I opened the pot, steam wafted out and enveloped me for a nanosecond, and there it was. It was like a veil was lifted over me. I can tell. I can tell it was on its way to perfection with the broth slowly but surely being absorbed by the rice. I grabbed a spoon and took a bite of the rice. It was cooked (edible!). I didn’t break into song number, but I was happy. I will have something on the table at lunchtime. It felt like everything just fell into place. The timing was perfect.
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Grandma just finished her song, was a little bit emotional partly because my cousin lacks proper etiquette (that’s another story), and we dig in. The roast chicken is biding its time in the oven, and it’ll obviously be ready before dinner. There’s pancit bihon, dinuguan and of course, the bringhe. We were somehow together (dad was away and grandpa retired way too early), and I realized that I made a mountain out of a molehill.
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Today is Easter Sunday, the day hope was returned to us and a promise was fulfilled. There was darkness, but through it all, He lives. Jesus coming back from the dead can mean a lot of things, but I believe it means that God is stronger than pain, suffering and hopelessness. I try to pray because I believe I’m inadequate without Him. During lunch today, He sat with us and brought me back from whatever “death” had fallen upon me. I have a lot to be thankful for, Grandma kept repeating that.

I couldn’t agree more.
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Happy Easter everyone!

Beringhe/Bringhe (adapted from Inquirer Lifestyle)

  • ¾ kg chicken leg and thighs, sliced into serving pieces
  • ¾ kg pork belly or shoulder, cut into cubes
  • 150 g chicken liver and/or gizzard
  • 1 cup regular rice
  • 1 cup sticky rice (malagkit)
  • 2 tablespoons Star margarine
  • 1 large onion, diced
  • 1 whole head garlic, chopped
  • 2 teaspoons turmeric powder
  • 2 tablespoons patis, or more, to taste
  • 2 cups water
  • 1 cup coconut milk (I used a 200 ml tetra pack; go ahead and use the fresh kind if you can)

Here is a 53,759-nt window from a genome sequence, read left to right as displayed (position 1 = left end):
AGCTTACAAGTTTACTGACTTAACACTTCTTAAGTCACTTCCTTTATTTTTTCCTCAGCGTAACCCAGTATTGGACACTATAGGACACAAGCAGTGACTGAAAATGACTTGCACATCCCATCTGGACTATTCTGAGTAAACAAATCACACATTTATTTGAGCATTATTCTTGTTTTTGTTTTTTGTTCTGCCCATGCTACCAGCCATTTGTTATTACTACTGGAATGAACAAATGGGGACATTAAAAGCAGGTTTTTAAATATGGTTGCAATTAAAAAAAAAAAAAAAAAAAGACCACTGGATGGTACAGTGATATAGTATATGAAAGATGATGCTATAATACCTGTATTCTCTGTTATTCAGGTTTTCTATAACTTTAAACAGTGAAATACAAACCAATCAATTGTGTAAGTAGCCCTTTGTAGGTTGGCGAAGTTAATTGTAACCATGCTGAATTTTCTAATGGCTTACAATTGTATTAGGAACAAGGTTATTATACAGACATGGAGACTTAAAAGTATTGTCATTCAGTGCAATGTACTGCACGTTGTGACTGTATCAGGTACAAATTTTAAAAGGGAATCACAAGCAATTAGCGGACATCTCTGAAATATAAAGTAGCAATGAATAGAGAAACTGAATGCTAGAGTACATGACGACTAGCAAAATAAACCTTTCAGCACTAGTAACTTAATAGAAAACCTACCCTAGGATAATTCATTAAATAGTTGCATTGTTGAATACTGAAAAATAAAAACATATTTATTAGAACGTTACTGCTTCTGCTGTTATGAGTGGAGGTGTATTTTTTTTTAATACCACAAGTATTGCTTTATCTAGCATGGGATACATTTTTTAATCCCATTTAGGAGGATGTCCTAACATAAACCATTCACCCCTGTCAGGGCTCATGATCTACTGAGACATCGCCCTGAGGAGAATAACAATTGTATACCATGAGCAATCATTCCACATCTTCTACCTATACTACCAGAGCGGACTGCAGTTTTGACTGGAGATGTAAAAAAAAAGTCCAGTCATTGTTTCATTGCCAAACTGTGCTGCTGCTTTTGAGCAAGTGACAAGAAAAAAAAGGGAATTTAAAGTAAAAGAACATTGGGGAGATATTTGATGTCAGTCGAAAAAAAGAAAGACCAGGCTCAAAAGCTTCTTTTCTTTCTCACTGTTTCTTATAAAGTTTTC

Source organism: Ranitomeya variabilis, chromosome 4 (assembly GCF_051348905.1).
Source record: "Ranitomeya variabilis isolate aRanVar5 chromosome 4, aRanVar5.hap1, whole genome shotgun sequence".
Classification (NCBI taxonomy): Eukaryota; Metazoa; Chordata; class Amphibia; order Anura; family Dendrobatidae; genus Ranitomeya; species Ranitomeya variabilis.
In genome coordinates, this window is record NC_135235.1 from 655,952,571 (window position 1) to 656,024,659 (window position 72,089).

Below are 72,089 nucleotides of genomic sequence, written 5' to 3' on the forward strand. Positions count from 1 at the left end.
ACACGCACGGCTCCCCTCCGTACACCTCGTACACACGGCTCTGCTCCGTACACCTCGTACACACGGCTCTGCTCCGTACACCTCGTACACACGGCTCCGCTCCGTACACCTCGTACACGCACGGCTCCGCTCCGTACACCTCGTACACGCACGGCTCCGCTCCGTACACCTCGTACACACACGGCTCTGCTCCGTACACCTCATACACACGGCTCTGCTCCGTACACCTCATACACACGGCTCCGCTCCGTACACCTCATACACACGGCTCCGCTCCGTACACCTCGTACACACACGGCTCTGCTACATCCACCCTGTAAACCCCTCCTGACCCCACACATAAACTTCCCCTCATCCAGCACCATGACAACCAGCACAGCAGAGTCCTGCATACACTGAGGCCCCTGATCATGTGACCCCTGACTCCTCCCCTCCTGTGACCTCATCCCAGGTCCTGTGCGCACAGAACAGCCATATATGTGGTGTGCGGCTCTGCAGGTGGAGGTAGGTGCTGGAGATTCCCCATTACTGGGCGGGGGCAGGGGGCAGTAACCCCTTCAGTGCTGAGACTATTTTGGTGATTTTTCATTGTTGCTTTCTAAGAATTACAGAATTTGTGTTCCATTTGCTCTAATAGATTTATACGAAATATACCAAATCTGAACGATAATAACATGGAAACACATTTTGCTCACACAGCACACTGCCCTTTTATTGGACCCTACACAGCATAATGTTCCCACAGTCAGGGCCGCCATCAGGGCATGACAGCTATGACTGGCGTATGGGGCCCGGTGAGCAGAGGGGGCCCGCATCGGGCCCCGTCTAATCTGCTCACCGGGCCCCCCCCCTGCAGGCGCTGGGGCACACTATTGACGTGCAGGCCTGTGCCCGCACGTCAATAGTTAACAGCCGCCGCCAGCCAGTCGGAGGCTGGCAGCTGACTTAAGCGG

• 1 cup green peas
  • 1 carrot, sliced into strips
  • 1 red bell pepper, sliced into small squares
  • 1 green bell pepper, sliced into small squares
  • 8 pieces Vienna sausage, sliced into halves diagonally (I used Libby’s)
  • 2 eggs, hard-boiled
  • 1½ c raisins, for garnish (optional; I didn’t like adding raisins so I didn’t use this)
  1. In a large pan, add the chicken and pork and enough water to cover the bottom of the pan. Generously season with salt and pepper. Bring to a boil and allow the water to evaporate and the meat to cook. Allow for the fat the render and stir to lightly toast the meat. Do not allow to brown. Remove from heat and set aside.
  2. Combine regular rice and sticky rice and wash three times under running water. Set aside.
  3. Heat the Star margarine in a wide casserole, large pot or a paellera.
  4. Sauté onion until wilted. Add garlic and sauté until golden brown.
  5. Add turmeric and patis and stir in the chicken liver or gizzard. Add the pork and chicken. Cover and simmer for a minute.
  6. Add water and coconut milk and bring to a boil. Let boil around one minute, then add the two kinds of rice, distributing evenly around the pan. You may want to give the pan/pot a few through stirs. Lower the heat to medium-low and simmer until rice is fully cooked and has almost absorbed all the liquid, around 15-20 minutes.
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  7. When the rice is cooked through but there is still some liquid on the surface, add peas, carrots, bell peppers and Vienna sausage. Stir lightly to incorporate and cover for 3 – 5 more minutes, cooking over low heat.
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  8. Garnish with sliced hard-boiled eggs and raisins, if desired. Serve warm. Enjoy!